Do Not Use Social Media Credentials for Authentication (OAuth 2)
In the previous parts I have cautioned against using your social media account and credentials to authenticate or log-in on other web sites or services. I know it’s difficult and in some cases it doesn’t look as though one actually has a choice as almost every web site or web service encourages you to sign-in with your Google+, FaceBook or Twitter account credentials, but as will be explained I’m not so sure the risks and downsides are not worth the trade off.
So What is OAuth 2 or OpenID and How Does it Work?
Essentially, more and more web services require users to have either an account or to provide details to ensure that at the other end of the connection is a valid human user. That represents work for that service provider in managing a users database of usernames and passwords.
OAuth 2 and OpenID offer what is known as Single Sign On – that is you can log into one platform with your credentials and use those credentials elsewhere – and gets around that by saying using a digital “referral” system of saying well I don’t know you but you’re known by my good friends at Google, Twitter or FaceBook and if you check out with them it’s good enough for me.
So Where’s the Problem You Ask?
You’d be thinking that’s cool, I don’t have to mess around creating another account and waiting for an e-mail confirmation and have another user account and password to remember, let’s go! The people behind the new web services gets another user and doesn’t have to manage the user administration so it’s a slam dunk and a “win win” for everyone.
Some of you might be thinking, slow down a bit, not so fast there has to be a catch somewhere. Well done reader, you’ve obviously read some of my other posts, and have taken “Trust but Verify 101”, a Gold Star for you, go to the top of the class. There is no such thing as a free lunch remember!
The good people at Google, FaceBook and Twitter or which ever social media site used to provide authentication details now record that John Smith is logged into acme.com with his credentials and he visits acme.com 3 times a day and also bonzo.biz and so on. All of this adds to the huge data-warehouse of information they’re gathering on you as you are no longer leaving digital breadcrumbs but whole slices of bread and jam behind.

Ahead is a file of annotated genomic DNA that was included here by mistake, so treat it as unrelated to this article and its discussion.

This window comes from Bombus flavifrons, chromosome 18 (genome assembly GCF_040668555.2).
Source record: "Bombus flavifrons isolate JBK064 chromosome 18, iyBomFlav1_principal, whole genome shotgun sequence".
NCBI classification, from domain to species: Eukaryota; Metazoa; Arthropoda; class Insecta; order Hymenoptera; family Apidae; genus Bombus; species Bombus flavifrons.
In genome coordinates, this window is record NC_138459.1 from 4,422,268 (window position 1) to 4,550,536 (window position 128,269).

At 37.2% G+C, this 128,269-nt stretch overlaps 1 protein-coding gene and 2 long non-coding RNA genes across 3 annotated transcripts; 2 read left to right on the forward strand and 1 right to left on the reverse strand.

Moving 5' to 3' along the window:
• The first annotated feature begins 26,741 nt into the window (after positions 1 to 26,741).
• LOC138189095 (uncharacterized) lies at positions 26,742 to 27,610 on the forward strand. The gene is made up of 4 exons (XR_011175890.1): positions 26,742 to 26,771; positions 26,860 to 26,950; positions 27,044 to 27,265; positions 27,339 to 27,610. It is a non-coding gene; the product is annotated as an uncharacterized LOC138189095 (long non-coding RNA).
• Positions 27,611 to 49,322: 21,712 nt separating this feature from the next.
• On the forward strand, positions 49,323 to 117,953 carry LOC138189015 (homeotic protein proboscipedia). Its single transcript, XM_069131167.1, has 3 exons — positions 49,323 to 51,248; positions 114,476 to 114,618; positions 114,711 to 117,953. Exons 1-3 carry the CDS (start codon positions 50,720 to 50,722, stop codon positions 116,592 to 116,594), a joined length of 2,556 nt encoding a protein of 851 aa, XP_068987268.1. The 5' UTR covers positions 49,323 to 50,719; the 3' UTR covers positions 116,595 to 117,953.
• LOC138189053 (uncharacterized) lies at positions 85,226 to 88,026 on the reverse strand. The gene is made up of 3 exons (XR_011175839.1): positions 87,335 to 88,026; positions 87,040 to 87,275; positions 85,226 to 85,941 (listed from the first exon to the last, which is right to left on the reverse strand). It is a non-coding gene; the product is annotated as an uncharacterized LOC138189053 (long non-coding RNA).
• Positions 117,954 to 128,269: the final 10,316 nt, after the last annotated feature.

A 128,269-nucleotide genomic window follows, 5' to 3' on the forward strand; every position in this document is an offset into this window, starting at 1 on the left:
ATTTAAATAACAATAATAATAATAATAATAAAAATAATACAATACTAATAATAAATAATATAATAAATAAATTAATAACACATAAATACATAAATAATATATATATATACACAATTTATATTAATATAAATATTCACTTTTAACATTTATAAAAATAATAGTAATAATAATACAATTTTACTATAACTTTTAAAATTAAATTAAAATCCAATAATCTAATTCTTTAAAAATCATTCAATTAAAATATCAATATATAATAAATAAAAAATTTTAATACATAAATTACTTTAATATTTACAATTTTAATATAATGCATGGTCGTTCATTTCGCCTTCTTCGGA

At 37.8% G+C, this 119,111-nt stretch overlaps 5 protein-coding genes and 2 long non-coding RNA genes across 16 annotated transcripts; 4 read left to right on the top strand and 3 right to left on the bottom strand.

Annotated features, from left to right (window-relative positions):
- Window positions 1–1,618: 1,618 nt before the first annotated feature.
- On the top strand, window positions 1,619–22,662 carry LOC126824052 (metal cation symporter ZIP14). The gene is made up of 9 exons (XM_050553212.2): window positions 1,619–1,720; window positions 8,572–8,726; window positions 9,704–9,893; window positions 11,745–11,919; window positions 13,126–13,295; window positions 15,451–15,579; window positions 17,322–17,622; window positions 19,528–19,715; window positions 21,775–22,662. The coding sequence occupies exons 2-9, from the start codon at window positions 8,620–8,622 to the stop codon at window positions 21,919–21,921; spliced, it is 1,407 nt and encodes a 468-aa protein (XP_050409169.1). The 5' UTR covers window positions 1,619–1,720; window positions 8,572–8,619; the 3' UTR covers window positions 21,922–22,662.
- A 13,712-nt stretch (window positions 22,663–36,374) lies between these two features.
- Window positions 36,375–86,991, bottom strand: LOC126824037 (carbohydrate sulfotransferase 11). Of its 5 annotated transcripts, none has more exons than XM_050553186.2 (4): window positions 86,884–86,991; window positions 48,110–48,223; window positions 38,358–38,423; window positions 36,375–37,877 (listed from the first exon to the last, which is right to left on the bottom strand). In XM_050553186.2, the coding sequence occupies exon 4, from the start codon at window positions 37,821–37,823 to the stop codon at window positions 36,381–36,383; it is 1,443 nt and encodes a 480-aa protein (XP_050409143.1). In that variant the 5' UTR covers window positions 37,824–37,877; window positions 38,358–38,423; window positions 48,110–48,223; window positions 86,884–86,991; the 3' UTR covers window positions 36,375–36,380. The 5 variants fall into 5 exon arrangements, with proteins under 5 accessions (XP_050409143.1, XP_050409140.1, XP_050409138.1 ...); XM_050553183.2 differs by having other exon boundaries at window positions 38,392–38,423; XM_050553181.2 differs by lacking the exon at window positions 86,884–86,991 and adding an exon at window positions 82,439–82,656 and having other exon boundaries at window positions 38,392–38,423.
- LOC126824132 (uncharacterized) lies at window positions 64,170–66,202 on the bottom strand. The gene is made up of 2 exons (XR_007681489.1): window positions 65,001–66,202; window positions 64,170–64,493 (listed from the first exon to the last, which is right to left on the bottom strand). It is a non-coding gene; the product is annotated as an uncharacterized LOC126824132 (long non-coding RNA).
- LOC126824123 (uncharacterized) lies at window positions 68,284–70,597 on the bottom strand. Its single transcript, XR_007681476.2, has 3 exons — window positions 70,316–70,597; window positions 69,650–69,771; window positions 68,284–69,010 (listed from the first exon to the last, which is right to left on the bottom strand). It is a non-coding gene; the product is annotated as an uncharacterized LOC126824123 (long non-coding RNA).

This helps them complete their data trove of information about your preferences and adds another facet to your online persona which they are building to be able to market your data or target ad’s to you more effectively based on the sites you visit and your interests.
It Gets Worse
OAuth which has been around for some years as indicated by the Release or Version #2 but it has only recently been checked for security after about 10 years, and a number of vulnerabilities and inconsistencies have been found. Researchers at the University of Trier in Germany conducted a formal Security Analysis of OAuth 2.0 and have found significant and widespread vulnerabilities in the protocol.
The Problem has Gone Mobile
The situation is worse in the mobile application space where some application developers have been using the “OAuth protocol” or specification rather loosely – baring in mind that the protocol was never intended to be used for anything other than website authentication.
Similar research of hundreds of applications which use OAuth 2.0 running on Android fail to follow the protocol specification and therefore expose users to greater risks. An assessment of the top 600 mobile apps that use OAuth found that more than 40% were non-compliant and potentially allow user’s accounts to be fraudulently used to make purchases and other things.
In short the risks certainly out-weigh the convenience gains! Don’t use it create an account and if necessary, use a password manager such as LastPass, which has recently made their mobile version available for free!!
Images courtesy freedigitalphotos.net